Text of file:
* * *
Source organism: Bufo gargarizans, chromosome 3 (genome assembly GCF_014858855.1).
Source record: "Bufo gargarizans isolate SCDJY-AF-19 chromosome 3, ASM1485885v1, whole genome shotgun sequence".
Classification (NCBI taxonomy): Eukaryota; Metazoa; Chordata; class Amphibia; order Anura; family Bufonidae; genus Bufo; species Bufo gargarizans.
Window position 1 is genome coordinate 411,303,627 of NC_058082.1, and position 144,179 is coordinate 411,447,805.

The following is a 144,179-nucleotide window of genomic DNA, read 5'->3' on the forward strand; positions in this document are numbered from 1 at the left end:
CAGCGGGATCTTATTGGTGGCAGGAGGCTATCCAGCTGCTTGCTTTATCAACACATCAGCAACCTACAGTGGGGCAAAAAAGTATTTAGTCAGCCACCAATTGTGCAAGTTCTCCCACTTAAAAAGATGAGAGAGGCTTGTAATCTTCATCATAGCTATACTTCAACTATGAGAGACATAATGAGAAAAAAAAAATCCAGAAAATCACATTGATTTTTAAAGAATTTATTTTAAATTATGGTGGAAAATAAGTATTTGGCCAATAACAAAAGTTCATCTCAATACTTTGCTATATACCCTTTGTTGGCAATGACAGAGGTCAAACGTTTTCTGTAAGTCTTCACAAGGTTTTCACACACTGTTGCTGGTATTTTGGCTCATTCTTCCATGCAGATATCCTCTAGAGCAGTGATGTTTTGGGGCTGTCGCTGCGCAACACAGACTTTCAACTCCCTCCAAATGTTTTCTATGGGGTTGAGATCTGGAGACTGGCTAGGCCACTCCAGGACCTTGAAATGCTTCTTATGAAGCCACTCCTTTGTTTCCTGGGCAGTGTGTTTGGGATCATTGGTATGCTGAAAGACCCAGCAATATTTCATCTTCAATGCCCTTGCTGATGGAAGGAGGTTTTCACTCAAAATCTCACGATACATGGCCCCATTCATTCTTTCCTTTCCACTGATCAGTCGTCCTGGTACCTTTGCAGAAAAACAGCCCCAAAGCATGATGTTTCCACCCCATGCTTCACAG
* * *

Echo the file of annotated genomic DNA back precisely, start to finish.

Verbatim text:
Source organism: Bufo gargarizans, chromosome 3 (genome assembly GCF_014858855.1).
Source record: "Bufo gargarizans isolate SCDJY-AF-19 chromosome 3, ASM1485885v1, whole genome shotgun sequence".
Classification (NCBI taxonomy): Eukaryota; Metazoa; Chordata; class Amphibia; order Anura; family Bufonidae; genus Bufo; species Bufo gargarizans.
Window position 1 is genome coordinate 411,303,627 of NC_058082.1, and position 144,179 is coordinate 411,447,805.

The following is a 144,179-nucleotide window of genomic DNA, read 5'->3' on the forward strand; positions in this document are numbered from 1 at the left end:
CAGCGGGATCTTATTGGTGGCAGGAGGCTATCCAGCTGCTTGCTTTATCAACACATCAGCAACCTACAGTGGGGCAAAAAAGTATTTAGTCAGCCACCAATTGTGCAAGTTCTCCCACTTAAAAAGATGAGAGAGGCTTGTAATCTTCATCATAGCTATACTTCAACTATGAGAGACATAATGAGAAAAAAAAAATCCAGAAAATCACATTGATTTTTAAAGAATTTATTTTAAATTATGGTGGAAAATAAGTATTTGGCCAATAACAAAAGTTCATCTCAATACTTTGCTATATACCCTTTGTTGGCAATGACAGAGGTCAAACGTTTTCTGTAAGTCTTCACAAGGTTTTCACACACTGTTGCTGGTATTTTGGCTCATTCTTCCATGCAGATATCCTCTAGAGCAGTGATGTTTTGGGGCTGTCGCTGCGCAACACAGACTTTCAACTCCCTCCAAATGTTTTCTATGGGGTTGAGATCTGGAGACTGGCTAGGCCACTCCAGGACCTTGAAATGCTTCTTATGAAGCCACTCCTTTGTTTCCTGGGCAGTGTGTTTGGGATCATTGGTATGCTGAAAGACCCAGCAATATTTCATCTTCAATGCCCTTGCTGATGGAAGGAGGTTTTCACTCAAAATCTCACGATACATGGCCCCATTCATTCTTTCCTTTCCACTGATCAGTCGTCCTGGTACCTTTGCAGAAAAACAGCCCCAAAGCATGATGTTTCCACCCCATGCTTCACAG